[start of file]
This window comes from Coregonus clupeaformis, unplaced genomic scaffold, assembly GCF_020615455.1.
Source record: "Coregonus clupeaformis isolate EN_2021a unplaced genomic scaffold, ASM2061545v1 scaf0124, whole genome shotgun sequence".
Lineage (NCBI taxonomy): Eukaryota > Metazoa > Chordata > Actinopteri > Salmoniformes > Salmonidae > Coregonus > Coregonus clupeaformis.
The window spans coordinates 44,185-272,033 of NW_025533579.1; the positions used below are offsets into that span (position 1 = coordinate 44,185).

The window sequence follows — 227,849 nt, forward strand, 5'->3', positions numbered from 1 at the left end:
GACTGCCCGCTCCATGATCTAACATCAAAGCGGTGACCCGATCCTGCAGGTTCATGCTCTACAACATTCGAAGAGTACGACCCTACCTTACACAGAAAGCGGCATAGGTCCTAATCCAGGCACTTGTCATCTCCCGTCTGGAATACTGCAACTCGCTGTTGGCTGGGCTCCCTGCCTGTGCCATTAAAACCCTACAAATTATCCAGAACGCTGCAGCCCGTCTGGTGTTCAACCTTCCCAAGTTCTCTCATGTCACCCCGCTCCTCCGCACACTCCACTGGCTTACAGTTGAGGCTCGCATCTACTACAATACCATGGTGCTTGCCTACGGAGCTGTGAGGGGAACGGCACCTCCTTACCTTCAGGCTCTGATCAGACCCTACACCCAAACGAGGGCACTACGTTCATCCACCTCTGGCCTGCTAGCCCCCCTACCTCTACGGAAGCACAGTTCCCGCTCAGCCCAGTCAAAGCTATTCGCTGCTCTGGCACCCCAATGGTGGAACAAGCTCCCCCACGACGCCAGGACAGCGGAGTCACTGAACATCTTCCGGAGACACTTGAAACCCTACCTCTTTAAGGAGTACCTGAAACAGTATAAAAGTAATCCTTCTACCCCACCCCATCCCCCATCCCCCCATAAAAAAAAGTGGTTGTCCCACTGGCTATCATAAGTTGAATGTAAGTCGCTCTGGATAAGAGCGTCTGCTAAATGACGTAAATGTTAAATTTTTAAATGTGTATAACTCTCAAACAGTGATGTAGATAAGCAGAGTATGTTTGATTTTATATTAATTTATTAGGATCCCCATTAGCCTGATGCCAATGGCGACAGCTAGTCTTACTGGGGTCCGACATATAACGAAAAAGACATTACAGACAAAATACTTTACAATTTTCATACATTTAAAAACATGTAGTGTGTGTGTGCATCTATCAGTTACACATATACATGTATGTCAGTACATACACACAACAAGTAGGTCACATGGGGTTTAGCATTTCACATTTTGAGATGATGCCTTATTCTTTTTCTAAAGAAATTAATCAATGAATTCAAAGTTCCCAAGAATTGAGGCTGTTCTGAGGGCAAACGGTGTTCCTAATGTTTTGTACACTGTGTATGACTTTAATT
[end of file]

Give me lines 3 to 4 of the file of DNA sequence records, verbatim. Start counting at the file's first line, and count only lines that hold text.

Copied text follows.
Lineage (NCBI taxonomy): Eukaryota > Metazoa > Chordata > Actinopteri > Salmoniformes > Salmonidae > Coregonus > Coregonus clupeaformis.
The window spans coordinates 44,185-272,033 of NW_025533579.1; the positions used below are offsets into that span (position 1 = coordinate 44,185).